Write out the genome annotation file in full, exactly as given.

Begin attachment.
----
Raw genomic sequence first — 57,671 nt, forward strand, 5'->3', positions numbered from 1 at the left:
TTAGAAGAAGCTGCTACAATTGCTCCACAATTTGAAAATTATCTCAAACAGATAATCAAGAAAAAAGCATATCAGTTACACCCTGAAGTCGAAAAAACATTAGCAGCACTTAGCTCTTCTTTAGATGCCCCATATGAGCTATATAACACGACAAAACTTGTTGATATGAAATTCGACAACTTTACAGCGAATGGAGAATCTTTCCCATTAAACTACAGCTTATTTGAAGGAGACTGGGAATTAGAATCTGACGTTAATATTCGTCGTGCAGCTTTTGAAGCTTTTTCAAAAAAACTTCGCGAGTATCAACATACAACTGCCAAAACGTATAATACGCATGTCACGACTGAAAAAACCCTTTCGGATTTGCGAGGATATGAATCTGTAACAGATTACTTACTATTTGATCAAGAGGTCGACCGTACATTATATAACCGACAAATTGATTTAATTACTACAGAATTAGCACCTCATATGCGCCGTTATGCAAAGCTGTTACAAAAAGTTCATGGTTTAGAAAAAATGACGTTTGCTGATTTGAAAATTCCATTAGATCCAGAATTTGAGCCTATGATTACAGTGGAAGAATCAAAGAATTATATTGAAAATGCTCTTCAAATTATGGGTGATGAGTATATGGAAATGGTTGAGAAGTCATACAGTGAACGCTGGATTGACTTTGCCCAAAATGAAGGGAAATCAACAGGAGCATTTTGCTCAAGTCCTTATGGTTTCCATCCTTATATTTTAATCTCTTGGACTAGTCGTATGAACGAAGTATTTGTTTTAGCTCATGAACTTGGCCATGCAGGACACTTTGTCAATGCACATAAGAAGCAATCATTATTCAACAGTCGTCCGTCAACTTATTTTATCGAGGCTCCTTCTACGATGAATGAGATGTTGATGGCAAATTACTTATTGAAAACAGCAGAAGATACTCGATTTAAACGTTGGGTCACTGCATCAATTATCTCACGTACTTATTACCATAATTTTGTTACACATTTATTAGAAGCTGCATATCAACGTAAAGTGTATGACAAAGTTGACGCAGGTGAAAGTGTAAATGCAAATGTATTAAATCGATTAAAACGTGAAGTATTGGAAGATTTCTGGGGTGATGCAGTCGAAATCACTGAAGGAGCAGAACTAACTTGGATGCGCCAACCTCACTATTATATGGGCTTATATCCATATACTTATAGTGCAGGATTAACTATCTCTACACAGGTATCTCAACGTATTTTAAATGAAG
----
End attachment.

Raw genomic sequence first — 57,671 nt, forward strand, 5'->3', positions numbered from 1 at the left:
TTAGAAGAAGCTGCTACAATTGCTCCACAATTTGAAAATTATCTCAAACAGATAATCAAGAAAAAAGCATATCAGTTACACCCTGAAGTCGAAAAAACATTAGCAGCACTTAGCTCTTCTTTAGATGCCCCATATGAGCTATATAACACGACAAAACTTGTTGATATGAAATTCGACAACTTTACAGCGAATGGAGAATCTTTCCCATTAAACTACAGCTTATTTGAAGGAGACTGGGAATTAGAATCTGACGTTAATATTCGTCGTGCAGCTTTTGAAGCTTTTTCAAAAAAACTTCGCGAGTATCAACATACAACTGCCAAAACGTATAATACGCATGTCACGACTGAAAAAACCCTTTCGGATTTGCGAGGATATGAATCTGTAACAGATTACTTACTATTTGATCAAGAGGTCGACCGTACATTATATAACCGACAAATTGATTTAATTACTACAGAATTAGCACCTCATATGCGCCGTTATGCAAAGCTGTTACAAAAAGTTCATGGTTTAGAAAAAATGACGTTTGCTGATTTGAAAATTCCATTAGATCCAGAATTTGAGCCTATGATTACAGTGGAAGAATCAAAGAATTATATTGAAAATGCTCTTCAAATTATGGGTGATGAGTATATGGAAATGGTTGAGAAGTCATACAGTGAACGCTGGATTGACTTTGCCCAAAATGAAGGGAAATCAACAGGAGCATTTTGCTCAAGTCCTTATGGTTTCCATCCTTATATTTTAATCTCTTGGACTAGTCGTATGAACGAAGTATTTGTTTTAGCTCATGAACTTGGCCATGCAGGACACTTTGTCAATGCACATAAGAAGCAATCATTATTCAACAGTCGTCCGTCAACTTATTTTATCGAGGCTCCTTCTACGATGAATGAGATGTTGATGGCAAATTACTTATTGAAAACAGCAGAAGATACTCGATTTAAACGTTGGGTCACTGCATCAATTATCTCACGTACTTATTACCATAATTTTGTTACACATTTATTAGAAGCTGCATATCAACGTAAAGTGTATGACAAAGTTGACGCAGGTGAAAGTGTAAATGCAAATGTATTAAATCGATTAAAACGTGAAGTATTGGAAGATTTCTGGGGTGATGCAGTCGAAATCACTGAAGGAGCAGAACTAACTTGGATGCGCCAACCTCACTATTATATGGGCTTATATCCATATACTTATAGTGCAGGATTAACTATCTCTACACAGGTATCTCAACGTATTTTAAATGAAG